NASA will let Axiom Space fly the first private astronauts to the International Space Station in 2022
NASAand Axiom Space have agreed to fly the first private astronauts to the International Space Station.
- The four astronauts would launch aboard a SpaceX Crew Dragon spaceship in 2022.
- The mission could be Axiom's first step toward building its own private
The first space-station mission involving people who aren't professional astronauts is in full swing.NASA and aerospace startup Axiom Space announced on Monday that they have signed an order to launch four people to the
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Axiom hopes to start flying private astronauts to the ISS twice a year, though it may have to compete for spots with other companies and government missions. Ultimately, Axiom plans to build its own orbital outpost called AxStation. It would start as an attachment to the ISS, then detach.NASA expects to say goodbye to the ISS and steer it into the Pacific Ocean in 2030. The agency and Congress both hope to have a commercial alternative by then.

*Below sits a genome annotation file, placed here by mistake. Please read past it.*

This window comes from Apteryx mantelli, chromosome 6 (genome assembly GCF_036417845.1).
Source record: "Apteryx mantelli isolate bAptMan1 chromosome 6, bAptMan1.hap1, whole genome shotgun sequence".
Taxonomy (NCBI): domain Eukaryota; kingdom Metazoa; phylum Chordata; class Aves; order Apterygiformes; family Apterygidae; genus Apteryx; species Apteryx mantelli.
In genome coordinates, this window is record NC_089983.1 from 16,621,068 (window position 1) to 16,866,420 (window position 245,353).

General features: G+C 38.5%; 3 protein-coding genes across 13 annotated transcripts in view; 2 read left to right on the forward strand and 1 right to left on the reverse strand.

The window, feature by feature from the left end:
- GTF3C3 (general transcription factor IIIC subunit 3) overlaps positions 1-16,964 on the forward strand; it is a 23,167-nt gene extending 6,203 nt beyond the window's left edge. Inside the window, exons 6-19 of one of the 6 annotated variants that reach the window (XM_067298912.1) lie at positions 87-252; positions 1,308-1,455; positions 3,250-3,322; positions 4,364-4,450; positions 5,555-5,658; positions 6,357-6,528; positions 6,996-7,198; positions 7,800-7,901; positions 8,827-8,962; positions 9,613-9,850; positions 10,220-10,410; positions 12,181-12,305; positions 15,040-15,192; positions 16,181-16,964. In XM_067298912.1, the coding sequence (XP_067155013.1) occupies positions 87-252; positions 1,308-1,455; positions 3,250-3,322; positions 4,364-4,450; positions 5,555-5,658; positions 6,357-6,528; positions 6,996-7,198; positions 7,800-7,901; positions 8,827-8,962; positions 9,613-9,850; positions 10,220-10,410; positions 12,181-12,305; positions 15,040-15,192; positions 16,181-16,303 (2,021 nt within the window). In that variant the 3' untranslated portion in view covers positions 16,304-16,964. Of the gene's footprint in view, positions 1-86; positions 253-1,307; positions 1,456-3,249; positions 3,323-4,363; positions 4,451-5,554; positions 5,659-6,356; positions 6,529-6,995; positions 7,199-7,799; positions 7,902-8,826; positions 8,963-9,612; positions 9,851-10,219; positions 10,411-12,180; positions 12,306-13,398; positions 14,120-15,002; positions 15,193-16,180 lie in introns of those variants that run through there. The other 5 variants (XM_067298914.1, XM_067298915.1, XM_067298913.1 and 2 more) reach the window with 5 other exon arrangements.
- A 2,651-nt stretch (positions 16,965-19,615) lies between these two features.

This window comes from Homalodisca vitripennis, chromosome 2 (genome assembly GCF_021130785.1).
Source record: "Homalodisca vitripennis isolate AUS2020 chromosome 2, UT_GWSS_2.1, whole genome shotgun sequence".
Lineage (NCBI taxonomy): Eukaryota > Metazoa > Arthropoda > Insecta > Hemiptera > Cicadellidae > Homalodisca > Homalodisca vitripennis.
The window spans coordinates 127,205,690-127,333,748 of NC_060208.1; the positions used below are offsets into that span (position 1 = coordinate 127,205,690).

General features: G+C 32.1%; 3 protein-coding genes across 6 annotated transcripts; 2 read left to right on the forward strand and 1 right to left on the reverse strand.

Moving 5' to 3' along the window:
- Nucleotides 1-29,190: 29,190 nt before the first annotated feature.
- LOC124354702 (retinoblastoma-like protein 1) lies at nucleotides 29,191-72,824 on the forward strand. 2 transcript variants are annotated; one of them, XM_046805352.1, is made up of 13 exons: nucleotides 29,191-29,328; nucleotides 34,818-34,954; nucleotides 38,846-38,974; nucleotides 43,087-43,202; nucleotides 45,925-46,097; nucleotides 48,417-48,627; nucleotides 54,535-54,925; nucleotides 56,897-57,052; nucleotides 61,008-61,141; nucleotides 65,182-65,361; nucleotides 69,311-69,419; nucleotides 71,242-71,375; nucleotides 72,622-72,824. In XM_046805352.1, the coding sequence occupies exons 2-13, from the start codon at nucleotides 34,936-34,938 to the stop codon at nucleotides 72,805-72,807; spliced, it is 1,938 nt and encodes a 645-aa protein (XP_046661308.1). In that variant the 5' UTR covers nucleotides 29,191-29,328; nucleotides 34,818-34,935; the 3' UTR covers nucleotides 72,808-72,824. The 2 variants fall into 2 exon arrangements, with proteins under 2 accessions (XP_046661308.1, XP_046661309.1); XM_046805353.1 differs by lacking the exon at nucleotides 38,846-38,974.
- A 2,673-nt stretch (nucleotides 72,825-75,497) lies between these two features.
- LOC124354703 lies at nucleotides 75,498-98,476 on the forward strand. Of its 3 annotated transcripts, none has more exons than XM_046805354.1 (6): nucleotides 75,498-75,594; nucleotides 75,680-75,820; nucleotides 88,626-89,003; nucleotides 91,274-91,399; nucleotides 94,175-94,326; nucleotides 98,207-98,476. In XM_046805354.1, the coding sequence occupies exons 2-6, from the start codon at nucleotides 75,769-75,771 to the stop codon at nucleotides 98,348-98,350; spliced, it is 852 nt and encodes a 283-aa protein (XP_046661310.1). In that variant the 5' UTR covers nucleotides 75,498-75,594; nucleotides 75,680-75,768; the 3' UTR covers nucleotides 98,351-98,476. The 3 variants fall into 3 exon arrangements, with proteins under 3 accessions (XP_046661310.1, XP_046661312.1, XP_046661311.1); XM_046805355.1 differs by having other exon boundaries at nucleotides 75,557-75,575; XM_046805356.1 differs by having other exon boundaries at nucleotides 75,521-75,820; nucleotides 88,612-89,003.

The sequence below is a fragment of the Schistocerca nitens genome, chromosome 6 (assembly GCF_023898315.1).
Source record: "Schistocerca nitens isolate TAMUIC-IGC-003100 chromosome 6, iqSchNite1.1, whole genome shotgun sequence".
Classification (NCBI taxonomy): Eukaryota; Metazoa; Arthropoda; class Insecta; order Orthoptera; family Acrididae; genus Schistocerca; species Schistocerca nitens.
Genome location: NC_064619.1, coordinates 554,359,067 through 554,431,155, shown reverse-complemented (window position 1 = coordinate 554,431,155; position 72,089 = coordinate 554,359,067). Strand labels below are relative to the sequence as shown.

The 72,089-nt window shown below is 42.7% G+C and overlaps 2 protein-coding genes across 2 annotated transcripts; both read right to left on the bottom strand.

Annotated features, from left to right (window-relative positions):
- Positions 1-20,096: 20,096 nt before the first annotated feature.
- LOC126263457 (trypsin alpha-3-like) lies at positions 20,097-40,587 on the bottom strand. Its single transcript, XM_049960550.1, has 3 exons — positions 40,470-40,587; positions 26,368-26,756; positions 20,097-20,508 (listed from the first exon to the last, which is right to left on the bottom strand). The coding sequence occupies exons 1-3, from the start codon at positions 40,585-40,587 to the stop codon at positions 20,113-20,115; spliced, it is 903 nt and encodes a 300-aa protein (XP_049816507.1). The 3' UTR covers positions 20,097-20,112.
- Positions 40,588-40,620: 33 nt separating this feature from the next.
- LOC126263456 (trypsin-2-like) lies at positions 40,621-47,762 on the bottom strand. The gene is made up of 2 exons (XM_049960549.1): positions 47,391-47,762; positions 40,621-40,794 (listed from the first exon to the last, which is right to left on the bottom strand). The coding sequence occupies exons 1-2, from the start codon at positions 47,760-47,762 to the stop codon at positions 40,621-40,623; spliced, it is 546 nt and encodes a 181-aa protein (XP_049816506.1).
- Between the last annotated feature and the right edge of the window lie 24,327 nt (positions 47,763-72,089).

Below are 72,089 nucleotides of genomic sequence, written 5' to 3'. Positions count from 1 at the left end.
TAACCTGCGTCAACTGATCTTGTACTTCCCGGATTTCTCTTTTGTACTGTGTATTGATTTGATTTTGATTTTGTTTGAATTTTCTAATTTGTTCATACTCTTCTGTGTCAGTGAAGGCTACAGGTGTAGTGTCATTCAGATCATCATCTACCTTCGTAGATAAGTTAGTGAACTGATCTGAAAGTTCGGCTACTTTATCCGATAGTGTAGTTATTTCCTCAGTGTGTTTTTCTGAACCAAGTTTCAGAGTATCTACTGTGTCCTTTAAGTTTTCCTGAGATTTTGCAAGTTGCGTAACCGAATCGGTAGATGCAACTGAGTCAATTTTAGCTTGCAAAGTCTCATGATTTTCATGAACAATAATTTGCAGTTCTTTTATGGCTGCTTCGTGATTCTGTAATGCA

AX-1 would be a step towards creating a commercial economy in low-Earth orbit. That means lots of companies flying people to and from space, conducting tourism and
'A renaissance in US human spaceflight'The AX-1 crew begins "serious training" next week, López-Alegría said in the briefing. That involves centrifuge training to simulate a launch, as well as a parabolic plane flight to imitate zero-gravity.
"From there, the pace will pick up and we'll all be immersed, essentially full-time, in ISS systems and Crew Dragon training starting in the fall," he said.
That includes learning how Crew Dragon docks to the ISS, how to use the toilet on both the spaceship and the station, and how to sleep in space.The AX-1 crew members will also begin preparing for scientific research that they'll do on the ISS. They're collaborating with several organizations, including the Mayo Clinic and Cleveland Clinic, on that in-orbit research.
"This isn't just about tourism. There are many private professionals who are passionate about the betterment of mankind and who would like to do research and STEM activities onboard stations," Weigel said.
NASA is also paying Axiom $1.69 million to bring scientific samples from the ISS back to Earth in cold storage."This truly is a renaissance in US human spaceflight. I think that's the perfect word for what we're experiencing," Phil McAlister, NASA's director of commercial spaceflight development, said in the briefing. "I'm very bullish on the tourism market and the tourism activity. I think the more people that are going to fly, they're going to want to do more things in space. The more things they want to do, that will attract more people. More people, more doing."
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